OIL giant BP has highlighted the importance of the start-up of the major Culzean prospect in North Sea as it unveiled $2.8 billion underlying profit, similar to that for the same period of last year.

It said it delivered better-than-expected second-quarter earnings after higher production boosted by the ramp-up in the North Sea.

The firm said: “The results for the second quarter and half year mainly reflected lower liquids realisations, partly offset by ramp-up of major projects in the US Gulf of Mexico and North Sea and very strong gas marketing and trading.”

Shares in the FTSE 100 firm rose three per cent after it revealed replacement cost profits - the market’s preferred measure - held largely firm at $1.78bn in the three months to June 30 against $1.79bn a year earlier.

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On the underlying basis, second-quarter profits remained steady at $2.8bn against the same time last year.

This was better than the $2.46bn expected in financial markets.

BP cheered a 4% year-on-year rise in production to 3.8 million barrels of oil equivalent a day, which helped counter a drop in the cost of crude.

Half-year results were dragged lower by a tough first quarter, when falling oil and gas prices left BP nursing a 12% profits tumble.

This saw first-half profits drop 7.4% to $3.87bn.

BP also cautioned it expects third-quarter production to be lower than the second quarter, reflecting seasonal maintenance as well as the impact of Hurricane Barry on operations in the US Gulf of Mexico.

Bob Dudley, group chief executive of BP, said the firm was “right on target” at the halfway stage of its five-year 

plan. He said: "Reliable performance and disciplined growth across our businesses are delivering strong earnings, cash flow and returns to shareholders."

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Brian Gilvary, BP chief financial officer, said: “We have announced another resilient set of quarterly results, in particular delivering strong underlying cash of over $8bn.

“Following the final acquisition payments to BHP and the scheduled annual payments relating to the Gulf of Mexico oil spill being made in the quarter, we continue to expect gearing to trend down through 2020 in line with disposal proceeds from our $10bn programme and ongoing operating cash flow delivery.”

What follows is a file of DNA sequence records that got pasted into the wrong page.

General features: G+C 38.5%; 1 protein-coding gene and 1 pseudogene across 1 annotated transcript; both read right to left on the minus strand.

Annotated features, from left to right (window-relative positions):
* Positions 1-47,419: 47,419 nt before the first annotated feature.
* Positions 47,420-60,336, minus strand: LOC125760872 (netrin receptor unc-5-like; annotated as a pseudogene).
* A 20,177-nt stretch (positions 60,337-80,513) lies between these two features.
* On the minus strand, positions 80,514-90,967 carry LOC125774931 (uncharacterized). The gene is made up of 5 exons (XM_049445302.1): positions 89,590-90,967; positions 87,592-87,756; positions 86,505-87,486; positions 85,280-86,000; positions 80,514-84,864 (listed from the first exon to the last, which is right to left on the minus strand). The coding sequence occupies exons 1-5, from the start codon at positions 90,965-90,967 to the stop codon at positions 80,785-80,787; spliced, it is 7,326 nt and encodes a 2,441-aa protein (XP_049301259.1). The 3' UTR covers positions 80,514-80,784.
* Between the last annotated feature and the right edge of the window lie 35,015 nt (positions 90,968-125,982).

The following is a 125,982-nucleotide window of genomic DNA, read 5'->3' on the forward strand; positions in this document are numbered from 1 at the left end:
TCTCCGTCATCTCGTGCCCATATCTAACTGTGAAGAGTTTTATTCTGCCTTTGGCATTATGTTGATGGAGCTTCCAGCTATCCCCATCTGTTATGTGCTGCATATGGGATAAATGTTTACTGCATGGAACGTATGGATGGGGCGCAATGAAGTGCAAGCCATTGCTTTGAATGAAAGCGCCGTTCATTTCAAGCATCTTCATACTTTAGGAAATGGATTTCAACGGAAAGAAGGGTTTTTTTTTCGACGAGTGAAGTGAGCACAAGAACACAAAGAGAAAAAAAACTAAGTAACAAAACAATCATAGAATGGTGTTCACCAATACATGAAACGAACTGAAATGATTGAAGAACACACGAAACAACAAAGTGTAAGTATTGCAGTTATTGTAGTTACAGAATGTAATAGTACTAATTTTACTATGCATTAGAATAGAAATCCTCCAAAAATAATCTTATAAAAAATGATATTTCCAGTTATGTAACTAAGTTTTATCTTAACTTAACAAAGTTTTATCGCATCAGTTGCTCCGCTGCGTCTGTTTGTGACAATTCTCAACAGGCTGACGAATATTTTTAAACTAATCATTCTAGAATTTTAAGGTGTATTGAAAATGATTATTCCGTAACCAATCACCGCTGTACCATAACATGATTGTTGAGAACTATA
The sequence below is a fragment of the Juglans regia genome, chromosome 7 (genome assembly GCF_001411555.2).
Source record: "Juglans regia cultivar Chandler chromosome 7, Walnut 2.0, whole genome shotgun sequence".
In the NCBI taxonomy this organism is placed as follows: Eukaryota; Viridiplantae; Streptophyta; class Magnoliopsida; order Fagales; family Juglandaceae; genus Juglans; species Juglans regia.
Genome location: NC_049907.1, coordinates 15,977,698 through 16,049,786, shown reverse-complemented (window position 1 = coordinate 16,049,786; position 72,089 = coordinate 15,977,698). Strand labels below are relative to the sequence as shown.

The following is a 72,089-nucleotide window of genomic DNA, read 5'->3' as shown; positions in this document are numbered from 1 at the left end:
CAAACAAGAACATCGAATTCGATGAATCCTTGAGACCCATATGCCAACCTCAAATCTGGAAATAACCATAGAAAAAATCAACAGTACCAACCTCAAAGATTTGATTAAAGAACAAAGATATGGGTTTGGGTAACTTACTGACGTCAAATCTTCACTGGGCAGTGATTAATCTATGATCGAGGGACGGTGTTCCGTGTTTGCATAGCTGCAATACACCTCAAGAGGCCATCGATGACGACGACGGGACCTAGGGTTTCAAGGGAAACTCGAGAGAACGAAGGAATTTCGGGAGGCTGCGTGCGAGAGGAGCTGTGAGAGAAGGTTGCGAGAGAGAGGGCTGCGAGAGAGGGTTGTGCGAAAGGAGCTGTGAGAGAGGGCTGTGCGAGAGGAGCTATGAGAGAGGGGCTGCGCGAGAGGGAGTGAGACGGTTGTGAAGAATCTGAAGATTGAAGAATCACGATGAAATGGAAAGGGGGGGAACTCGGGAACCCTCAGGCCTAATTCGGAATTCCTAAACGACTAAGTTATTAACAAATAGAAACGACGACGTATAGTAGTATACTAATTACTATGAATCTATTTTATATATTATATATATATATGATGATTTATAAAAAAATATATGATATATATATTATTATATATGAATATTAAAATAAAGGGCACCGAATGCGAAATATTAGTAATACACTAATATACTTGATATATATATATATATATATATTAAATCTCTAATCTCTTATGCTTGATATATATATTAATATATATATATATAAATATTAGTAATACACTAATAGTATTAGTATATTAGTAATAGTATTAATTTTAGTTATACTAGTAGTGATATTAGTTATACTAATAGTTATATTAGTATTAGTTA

Oil giants have been impacted by lower oil prices since the end of last year, with blue chip rival Royal Dutch Shell set to reveal the impact on its results on Thursday.

Brent crude oil prices in the second quarter averaged around $69 a barrel, up from $63 the previous quarter but down from $74 a barrel a year earlier, BP said.

It also said it made proceeds from asset sales of $1.5bn for the first half as part of a drive to make more than $10bn of divestments by the end of next year to help pay for its mammoth deal to buy BHP Billiton's US shale assets.

It also said it made $1.4bn of largely scheduled payments for the Gulf of Mexico oil spill disaster in 2010.

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It announced a dividend of 10.25 cents a share, but the company could consider raising it towards the end of the year as proceeds from asset sales emerge.

David Barclay, of Brewin Dolphin Aberdeen, said: “BP’s profits have come in better than many analysts expected, but it’s still a mixed bag from the oil company.

“Average production has increased 4% on a year earlier, but this was offset by lower average oil prices in the second quarter of 2019.

"Debt levels remain beyond BP’s target range, which will be a concern, but the growing low carbon arm of the business is a positive move and will no doubt play a larger role in the future.”